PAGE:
7. Going to the Geil Coleman 3 day firing workshop this weekend. ! ... we'll see how that goes...
  8. unfortunately the thread link you posted above is not working. I am thrilled to say, I'll be going to the Geil Coleman Workshop this weekend, to explore this process in more detail. Being able to glaze my own pieces and fire them with some of the pros to help me is just what the doctor order .:-)
  9. Thanks for the feedback, the more I learn the more I realize it starts with the glaze but the firing is as important as the glaze, I don't understand why the spot in the kiln would matter? unless it relates to reduction or temp ... it would have to relate to one of these two yes?
  10. Manipulating the Soda Ash, that's what it's all about !!! just finished a week long workshop with Tom Coleman at Pottery West in Las Vegas, NV. We all threw a ton of pots and did 2 -cone 10 Gas Reduction firings, in their 24 cu. Geil Car Kiln. What an incredible facility & staff. Had a Great Time. This workshop - glaze wise - focused more on Porcelain Slips with Chun Glazes but there was also Shino glazes there for us to experiment with. I always thought the dark line around the wax line was carbon. But I learned it is a mix of the two basically, carbon and the soda ash. I learned alot about shinos this trip and I think I might be taking that Geil / Coleman Workshop in October, to get a better understanding about the leopard spot process specifically. I appreciate all of your suggestions, I should get time to try some this summer. Will post photos if I get anything special. I hear they are getting incredible results at this workshop wish I can go in June workshop argghhhhhh patience is a virtue yes?
  11. I've been doing some research and asking around to anyone that knows about leopard spot shinos.... alot of people that have used Macolm Davis Shino say they have seen this effect with this glaze but without consistency or knowing why it happens. I noticed there is alot of Soda in the Macolm Davis Shino Glaze and I'm wondering if the soda could be causing the spots?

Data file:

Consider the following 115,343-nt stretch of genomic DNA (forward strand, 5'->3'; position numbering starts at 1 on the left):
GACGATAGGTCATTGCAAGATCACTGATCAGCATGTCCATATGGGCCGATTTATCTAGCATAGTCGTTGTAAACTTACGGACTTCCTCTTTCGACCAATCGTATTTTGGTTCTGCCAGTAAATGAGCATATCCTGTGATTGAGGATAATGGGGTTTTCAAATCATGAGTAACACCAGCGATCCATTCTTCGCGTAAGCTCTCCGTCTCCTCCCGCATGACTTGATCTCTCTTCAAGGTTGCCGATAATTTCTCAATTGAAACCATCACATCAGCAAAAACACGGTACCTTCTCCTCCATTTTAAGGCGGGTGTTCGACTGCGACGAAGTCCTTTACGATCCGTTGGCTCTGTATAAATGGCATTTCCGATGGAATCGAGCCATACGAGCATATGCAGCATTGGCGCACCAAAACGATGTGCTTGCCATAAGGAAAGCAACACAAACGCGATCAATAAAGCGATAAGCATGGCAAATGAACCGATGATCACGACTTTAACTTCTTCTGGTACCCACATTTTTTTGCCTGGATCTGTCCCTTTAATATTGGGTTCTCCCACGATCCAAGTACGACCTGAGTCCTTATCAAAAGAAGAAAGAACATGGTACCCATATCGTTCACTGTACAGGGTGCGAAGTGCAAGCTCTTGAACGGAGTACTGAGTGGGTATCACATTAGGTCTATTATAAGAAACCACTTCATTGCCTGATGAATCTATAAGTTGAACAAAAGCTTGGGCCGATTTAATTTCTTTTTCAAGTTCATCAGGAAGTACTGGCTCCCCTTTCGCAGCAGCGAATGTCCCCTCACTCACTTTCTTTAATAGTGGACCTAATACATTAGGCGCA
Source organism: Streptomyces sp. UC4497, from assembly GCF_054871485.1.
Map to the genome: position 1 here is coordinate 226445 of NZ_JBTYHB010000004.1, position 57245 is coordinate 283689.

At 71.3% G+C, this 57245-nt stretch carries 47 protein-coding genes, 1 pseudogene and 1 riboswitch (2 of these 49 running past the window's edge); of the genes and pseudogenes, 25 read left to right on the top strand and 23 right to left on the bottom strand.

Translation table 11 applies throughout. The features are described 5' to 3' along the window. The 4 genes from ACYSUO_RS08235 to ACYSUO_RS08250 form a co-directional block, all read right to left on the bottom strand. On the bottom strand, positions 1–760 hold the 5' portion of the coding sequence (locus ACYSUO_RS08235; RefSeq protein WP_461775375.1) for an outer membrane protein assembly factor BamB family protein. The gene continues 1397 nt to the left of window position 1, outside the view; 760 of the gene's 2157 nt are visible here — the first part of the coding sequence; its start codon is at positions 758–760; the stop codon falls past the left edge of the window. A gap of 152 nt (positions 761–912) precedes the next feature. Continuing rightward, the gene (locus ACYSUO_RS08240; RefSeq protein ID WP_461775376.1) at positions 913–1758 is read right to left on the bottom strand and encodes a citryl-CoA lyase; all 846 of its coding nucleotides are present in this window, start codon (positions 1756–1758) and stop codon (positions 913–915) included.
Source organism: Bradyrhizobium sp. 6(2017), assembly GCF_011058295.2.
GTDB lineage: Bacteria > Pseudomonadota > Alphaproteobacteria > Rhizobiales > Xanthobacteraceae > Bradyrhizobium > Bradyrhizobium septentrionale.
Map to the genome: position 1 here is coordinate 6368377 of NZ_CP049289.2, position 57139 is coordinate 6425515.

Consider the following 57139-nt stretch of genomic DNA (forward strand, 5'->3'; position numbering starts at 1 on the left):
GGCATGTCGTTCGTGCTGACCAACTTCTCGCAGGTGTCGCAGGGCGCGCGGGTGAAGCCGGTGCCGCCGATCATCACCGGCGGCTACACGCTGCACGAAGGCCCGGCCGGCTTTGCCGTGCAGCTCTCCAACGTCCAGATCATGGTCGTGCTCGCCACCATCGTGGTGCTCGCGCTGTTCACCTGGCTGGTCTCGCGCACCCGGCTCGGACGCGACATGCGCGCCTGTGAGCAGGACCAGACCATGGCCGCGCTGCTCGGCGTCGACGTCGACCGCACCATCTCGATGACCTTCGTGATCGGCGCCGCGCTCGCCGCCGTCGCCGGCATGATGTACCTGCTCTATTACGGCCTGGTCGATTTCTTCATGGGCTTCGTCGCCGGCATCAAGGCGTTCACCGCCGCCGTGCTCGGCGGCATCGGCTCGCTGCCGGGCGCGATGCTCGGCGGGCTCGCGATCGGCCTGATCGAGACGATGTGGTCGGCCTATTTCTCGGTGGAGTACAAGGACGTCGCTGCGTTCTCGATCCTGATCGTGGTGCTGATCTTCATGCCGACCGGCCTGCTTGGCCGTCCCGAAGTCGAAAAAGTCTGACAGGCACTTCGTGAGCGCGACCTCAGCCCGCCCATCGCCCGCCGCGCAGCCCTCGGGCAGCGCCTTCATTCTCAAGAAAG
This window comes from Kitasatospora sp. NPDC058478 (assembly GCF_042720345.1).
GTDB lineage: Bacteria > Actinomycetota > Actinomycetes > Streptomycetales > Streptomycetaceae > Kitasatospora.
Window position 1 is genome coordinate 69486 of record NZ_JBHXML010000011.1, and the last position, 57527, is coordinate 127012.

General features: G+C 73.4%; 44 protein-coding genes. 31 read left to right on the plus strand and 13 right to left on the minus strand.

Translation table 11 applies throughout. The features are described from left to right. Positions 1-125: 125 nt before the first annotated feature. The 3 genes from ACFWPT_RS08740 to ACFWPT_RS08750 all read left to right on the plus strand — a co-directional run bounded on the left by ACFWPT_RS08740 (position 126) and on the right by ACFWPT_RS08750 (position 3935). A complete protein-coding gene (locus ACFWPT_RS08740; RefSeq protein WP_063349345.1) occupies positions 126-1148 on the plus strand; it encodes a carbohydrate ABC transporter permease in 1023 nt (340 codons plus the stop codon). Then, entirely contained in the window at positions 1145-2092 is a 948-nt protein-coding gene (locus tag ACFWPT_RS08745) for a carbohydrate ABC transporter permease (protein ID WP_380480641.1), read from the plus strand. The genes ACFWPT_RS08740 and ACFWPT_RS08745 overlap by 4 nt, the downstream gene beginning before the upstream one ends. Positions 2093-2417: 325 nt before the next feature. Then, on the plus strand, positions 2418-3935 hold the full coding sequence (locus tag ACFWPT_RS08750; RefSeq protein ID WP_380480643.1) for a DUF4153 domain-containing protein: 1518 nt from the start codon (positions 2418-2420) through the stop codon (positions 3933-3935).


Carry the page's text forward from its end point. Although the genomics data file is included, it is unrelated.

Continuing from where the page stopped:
12. Wow~!~ now I have a multide of things to try with my Malcolm Davis Shino Glaze. I love that glaze but have never been able to get spots with it. Not for lack of trying. Thanks so much Wyndham! You've giving me alot to think about. my search continues.
  13. Wouldn't the carbon have to attach to something in the glaze to make the spots? similar to the way crystals grow, a carbon crystal?
  14. Yeah~! it kind of looks like alternative firing techinques to me too. I've been researching how I can learn more about acheiving this look and from what I have gathered it is not only the glaze but how you fire it. I understand it can be elusive but the artist I worked with said Tom Coleman and Geil Kilns has been getting consistently incredible results and he has been doing a workshop recently on the mysteries of this process. ( I found one I posted it on the Clay events section ) I'm going to continue my research but there is not much out there I might have to take the workshop in the fall And sadly no, I did not purchase one. they were not for sale.